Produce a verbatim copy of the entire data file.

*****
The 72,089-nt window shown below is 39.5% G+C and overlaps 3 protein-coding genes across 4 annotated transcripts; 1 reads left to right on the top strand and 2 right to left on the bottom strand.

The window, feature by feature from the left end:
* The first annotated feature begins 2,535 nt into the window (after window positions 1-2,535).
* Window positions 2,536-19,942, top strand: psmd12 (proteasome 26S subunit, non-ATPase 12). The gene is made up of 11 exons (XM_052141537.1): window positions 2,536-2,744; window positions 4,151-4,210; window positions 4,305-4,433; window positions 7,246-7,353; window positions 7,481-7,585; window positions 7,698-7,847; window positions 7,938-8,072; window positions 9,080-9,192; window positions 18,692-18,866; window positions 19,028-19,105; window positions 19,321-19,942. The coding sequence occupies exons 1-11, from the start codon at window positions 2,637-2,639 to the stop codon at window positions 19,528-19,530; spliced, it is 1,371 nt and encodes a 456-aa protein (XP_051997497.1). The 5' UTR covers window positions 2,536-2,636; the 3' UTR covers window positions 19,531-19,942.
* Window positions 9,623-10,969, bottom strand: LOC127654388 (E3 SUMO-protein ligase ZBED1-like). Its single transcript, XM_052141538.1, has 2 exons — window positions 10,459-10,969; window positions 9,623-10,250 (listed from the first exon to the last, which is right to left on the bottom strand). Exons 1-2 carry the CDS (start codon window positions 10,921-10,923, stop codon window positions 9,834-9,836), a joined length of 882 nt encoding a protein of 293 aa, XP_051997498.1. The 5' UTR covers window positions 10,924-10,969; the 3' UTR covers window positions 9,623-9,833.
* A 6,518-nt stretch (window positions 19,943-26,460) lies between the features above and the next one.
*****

The 72,089-nt window shown below is 39.5% G+C and overlaps 3 protein-coding genes across 4 annotated transcripts; 1 reads left to right on the top strand and 2 right to left on the bottom strand.

The window, feature by feature from the left end:
* The first annotated feature begins 2,535 nt into the window (after window positions 1-2,535).
* Window positions 2,536-19,942, top strand: psmd12 (proteasome 26S subunit, non-ATPase 12). The gene is made up of 11 exons (XM_052141537.1): window positions 2,536-2,744; window positions 4,151-4,210; window positions 4,305-4,433; window positions 7,246-7,353; window positions 7,481-7,585; window positions 7,698-7,847; window positions 7,938-8,072; window positions 9,080-9,192; window positions 18,692-18,866; window positions 19,028-19,105; window positions 19,321-19,942. The coding sequence occupies exons 1-11, from the start codon at window positions 2,637-2,639 to the stop codon at window positions 19,528-19,530; spliced, it is 1,371 nt and encodes a 456-aa protein (XP_051997497.1). The 5' UTR covers window positions 2,536-2,636; the 3' UTR covers window positions 19,531-19,942.
* Window positions 9,623-10,969, bottom strand: LOC127654388 (E3 SUMO-protein ligase ZBED1-like). Its single transcript, XM_052141538.1, has 2 exons — window positions 10,459-10,969; window positions 9,623-10,250 (listed from the first exon to the last, which is right to left on the bottom strand). Exons 1-2 carry the CDS (start codon window positions 10,921-10,923, stop codon window positions 9,834-9,836), a joined length of 882 nt encoding a protein of 293 aa, XP_051997498.1. The 5' UTR covers window positions 10,924-10,969; the 3' UTR covers window positions 9,623-9,833.
* A 6,518-nt stretch (window positions 19,943-26,460) lies between the features above and the next one.